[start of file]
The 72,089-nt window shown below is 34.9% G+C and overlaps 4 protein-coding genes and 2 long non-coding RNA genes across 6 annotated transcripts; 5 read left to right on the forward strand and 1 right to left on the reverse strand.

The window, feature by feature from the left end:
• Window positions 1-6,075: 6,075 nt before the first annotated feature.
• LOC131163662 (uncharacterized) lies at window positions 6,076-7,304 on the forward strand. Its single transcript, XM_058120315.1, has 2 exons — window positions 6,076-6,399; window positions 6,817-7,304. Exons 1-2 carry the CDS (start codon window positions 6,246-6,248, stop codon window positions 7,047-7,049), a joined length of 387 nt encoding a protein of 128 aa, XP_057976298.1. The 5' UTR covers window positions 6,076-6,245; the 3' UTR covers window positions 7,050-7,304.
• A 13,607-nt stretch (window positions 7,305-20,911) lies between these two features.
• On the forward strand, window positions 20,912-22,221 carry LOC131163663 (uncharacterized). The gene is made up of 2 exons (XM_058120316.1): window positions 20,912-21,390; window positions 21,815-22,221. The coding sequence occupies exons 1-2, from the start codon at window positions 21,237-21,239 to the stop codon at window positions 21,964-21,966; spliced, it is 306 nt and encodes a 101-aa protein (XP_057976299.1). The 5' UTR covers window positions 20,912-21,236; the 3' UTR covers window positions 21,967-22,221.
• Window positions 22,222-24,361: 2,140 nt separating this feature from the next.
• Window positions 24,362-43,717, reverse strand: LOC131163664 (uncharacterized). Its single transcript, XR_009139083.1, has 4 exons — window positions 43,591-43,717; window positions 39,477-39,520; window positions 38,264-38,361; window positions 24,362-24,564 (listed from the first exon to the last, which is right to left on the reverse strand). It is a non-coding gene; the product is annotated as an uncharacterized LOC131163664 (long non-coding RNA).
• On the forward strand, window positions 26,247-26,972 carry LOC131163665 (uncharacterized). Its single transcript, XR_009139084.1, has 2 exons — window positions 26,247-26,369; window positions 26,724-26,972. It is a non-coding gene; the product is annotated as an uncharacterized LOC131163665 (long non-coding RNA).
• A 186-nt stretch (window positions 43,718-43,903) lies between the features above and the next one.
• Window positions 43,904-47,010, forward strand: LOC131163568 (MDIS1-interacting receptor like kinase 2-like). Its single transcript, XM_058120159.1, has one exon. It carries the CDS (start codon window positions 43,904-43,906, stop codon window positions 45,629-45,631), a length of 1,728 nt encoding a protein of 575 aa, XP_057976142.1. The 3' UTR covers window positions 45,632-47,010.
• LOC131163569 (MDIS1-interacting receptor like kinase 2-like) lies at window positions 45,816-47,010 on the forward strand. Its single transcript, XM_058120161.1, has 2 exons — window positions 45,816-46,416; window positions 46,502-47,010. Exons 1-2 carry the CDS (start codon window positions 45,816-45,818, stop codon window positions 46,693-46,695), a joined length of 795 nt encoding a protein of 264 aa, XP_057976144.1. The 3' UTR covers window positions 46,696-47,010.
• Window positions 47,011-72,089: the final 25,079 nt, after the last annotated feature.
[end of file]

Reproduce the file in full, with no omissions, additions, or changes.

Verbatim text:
The 72,089-nt window shown below is 34.9% G+C and overlaps 4 protein-coding genes and 2 long non-coding RNA genes across 6 annotated transcripts; 5 read left to right on the forward strand and 1 right to left on the reverse strand.

The window, feature by feature from the left end:
• Window positions 1-6,075: 6,075 nt before the first annotated feature.
• LOC131163662 (uncharacterized) lies at window positions 6,076-7,304 on the forward strand. Its single transcript, XM_058120315.1, has 2 exons — window positions 6,076-6,399; window positions 6,817-7,304. Exons 1-2 carry the CDS (start codon window positions 6,246-6,248, stop codon window positions 7,047-7,049), a joined length of 387 nt encoding a protein of 128 aa, XP_057976298.1. The 5' UTR covers window positions 6,076-6,245; the 3' UTR covers window positions 7,050-7,304.
• A 13,607-nt stretch (window positions 7,305-20,911) lies between these two features.
• On the forward strand, window positions 20,912-22,221 carry LOC131163663 (uncharacterized). The gene is made up of 2 exons (XM_058120316.1): window positions 20,912-21,390; window positions 21,815-22,221. The coding sequence occupies exons 1-2, from the start codon at window positions 21,237-21,239 to the stop codon at window positions 21,964-21,966; spliced, it is 306 nt and encodes a 101-aa protein (XP_057976299.1). The 5' UTR covers window positions 20,912-21,236; the 3' UTR covers window positions 21,967-22,221.
• Window positions 22,222-24,361: 2,140 nt separating this feature from the next.
• Window positions 24,362-43,717, reverse strand: LOC131163664 (uncharacterized). Its single transcript, XR_009139083.1, has 4 exons — window positions 43,591-43,717; window positions 39,477-39,520; window positions 38,264-38,361; window positions 24,362-24,564 (listed from the first exon to the last, which is right to left on the reverse strand). It is a non-coding gene; the product is annotated as an uncharacterized LOC131163664 (long non-coding RNA).
• On the forward strand, window positions 26,247-26,972 carry LOC131163665 (uncharacterized). Its single transcript, XR_009139084.1, has 2 exons — window positions 26,247-26,369; window positions 26,724-26,972. It is a non-coding gene; the product is annotated as an uncharacterized LOC131163665 (long non-coding RNA).
• A 186-nt stretch (window positions 43,718-43,903) lies between the features above and the next one.
• Window positions 43,904-47,010, forward strand: LOC131163568 (MDIS1-interacting receptor like kinase 2-like). Its single transcript, XM_058120159.1, has one exon. It carries the CDS (start codon window positions 43,904-43,906, stop codon window positions 45,629-45,631), a length of 1,728 nt encoding a protein of 575 aa, XP_057976142.1. The 3' UTR covers window positions 45,632-47,010.
• LOC131163569 (MDIS1-interacting receptor like kinase 2-like) lies at window positions 45,816-47,010 on the forward strand. Its single transcript, XM_058120161.1, has 2 exons — window positions 45,816-46,416; window positions 46,502-47,010. Exons 1-2 carry the CDS (start codon window positions 45,816-45,818, stop codon window positions 46,693-46,695), a joined length of 795 nt encoding a protein of 264 aa, XP_057976144.1. The 3' UTR covers window positions 46,696-47,010.
• Window positions 47,011-72,089: the final 25,079 nt, after the last annotated feature.